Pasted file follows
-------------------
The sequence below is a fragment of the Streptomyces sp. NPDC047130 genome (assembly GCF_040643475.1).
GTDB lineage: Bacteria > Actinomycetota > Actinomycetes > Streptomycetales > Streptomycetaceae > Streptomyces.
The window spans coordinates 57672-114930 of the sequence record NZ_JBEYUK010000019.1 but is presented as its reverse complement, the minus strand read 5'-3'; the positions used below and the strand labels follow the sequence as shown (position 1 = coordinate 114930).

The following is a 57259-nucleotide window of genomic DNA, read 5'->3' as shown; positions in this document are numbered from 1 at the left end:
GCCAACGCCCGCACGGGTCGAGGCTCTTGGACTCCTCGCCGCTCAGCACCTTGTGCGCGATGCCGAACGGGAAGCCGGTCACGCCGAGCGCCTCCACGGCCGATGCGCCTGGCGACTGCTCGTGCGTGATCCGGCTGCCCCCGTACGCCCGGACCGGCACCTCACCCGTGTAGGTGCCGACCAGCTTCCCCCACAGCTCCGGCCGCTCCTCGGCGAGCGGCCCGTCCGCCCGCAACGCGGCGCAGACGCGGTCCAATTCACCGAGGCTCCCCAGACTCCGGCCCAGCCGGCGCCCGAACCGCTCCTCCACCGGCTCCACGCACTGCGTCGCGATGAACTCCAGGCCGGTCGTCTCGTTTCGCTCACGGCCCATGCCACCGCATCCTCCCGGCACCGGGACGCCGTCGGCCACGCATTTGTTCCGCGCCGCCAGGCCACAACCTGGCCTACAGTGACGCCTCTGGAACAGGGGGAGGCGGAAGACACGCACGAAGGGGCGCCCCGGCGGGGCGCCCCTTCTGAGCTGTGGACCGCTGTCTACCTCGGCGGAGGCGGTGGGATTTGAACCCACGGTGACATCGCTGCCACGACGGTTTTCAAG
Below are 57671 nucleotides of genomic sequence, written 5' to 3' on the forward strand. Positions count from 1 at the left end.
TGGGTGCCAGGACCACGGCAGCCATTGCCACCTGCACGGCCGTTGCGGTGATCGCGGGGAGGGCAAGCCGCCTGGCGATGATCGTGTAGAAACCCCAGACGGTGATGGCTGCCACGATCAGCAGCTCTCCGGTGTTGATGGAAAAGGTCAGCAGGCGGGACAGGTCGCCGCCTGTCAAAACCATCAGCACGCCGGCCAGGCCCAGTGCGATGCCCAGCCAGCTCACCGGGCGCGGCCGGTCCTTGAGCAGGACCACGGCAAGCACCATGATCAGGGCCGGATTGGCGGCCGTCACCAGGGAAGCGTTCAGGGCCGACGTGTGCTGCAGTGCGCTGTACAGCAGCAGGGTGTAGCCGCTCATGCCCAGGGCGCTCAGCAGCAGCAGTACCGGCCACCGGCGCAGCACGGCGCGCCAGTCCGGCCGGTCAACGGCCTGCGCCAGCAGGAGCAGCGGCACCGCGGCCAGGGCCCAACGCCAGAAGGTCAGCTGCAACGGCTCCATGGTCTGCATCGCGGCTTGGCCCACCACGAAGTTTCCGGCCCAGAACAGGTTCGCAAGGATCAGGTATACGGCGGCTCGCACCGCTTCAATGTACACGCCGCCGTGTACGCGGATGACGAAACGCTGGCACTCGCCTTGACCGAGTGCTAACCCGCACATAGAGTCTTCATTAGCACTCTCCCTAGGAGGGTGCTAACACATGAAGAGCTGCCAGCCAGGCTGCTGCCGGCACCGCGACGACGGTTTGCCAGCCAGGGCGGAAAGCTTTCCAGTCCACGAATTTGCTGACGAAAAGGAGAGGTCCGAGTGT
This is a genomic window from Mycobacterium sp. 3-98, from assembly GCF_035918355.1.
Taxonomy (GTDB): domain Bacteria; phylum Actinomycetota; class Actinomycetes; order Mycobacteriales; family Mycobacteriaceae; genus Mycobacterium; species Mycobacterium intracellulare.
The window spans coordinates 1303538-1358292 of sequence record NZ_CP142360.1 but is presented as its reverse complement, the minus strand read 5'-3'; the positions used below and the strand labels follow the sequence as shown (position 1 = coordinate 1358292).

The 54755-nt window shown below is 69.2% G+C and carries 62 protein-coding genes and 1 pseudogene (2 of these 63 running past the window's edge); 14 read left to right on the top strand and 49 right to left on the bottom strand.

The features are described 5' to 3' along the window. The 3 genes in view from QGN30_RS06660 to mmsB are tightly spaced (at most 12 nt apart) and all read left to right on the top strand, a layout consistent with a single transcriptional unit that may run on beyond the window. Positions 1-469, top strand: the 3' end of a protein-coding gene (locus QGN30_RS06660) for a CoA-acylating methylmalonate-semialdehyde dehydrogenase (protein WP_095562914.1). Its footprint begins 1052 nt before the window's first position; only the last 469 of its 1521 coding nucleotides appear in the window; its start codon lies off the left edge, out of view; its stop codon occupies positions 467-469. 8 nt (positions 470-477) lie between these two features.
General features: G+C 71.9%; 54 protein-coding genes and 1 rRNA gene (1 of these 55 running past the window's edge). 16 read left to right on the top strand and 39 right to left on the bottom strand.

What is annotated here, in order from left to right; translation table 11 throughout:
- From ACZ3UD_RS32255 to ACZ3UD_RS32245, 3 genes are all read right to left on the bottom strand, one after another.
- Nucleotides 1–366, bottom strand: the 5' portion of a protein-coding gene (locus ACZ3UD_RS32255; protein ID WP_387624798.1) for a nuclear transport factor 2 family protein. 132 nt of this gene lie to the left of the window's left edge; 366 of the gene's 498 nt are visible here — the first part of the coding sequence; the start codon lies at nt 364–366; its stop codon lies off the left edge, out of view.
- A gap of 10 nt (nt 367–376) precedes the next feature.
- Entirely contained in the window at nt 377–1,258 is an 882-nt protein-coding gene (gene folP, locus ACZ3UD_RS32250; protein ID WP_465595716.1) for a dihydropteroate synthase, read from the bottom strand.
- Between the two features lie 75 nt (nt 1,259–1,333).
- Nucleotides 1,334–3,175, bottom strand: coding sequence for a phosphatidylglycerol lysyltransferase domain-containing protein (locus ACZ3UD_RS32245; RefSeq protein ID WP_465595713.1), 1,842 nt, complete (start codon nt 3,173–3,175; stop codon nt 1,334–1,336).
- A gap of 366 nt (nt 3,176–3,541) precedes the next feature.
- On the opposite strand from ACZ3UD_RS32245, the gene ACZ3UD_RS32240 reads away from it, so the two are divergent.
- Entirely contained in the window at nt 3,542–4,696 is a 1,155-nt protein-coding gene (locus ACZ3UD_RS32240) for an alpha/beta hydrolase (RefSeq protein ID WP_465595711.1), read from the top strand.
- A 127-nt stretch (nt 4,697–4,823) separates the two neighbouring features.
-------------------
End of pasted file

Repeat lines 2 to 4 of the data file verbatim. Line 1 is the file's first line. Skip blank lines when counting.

GTDB lineage: Bacteria > Actinomycetota > Actinomycetes > Streptomycetales > Streptomycetaceae > Streptomyces.
The window spans coordinates 57672-114930 of the sequence record NZ_JBEYUK010000019.1 but is presented as its reverse complement, the minus strand read 5'-3'; the positions used below and the strand labels follow the sequence as shown (position 1 = coordinate 114930).

The following is a 57259-nucleotide window of genomic DNA, read 5'->3' as shown; positions in this document are numbered from 1 at the left end: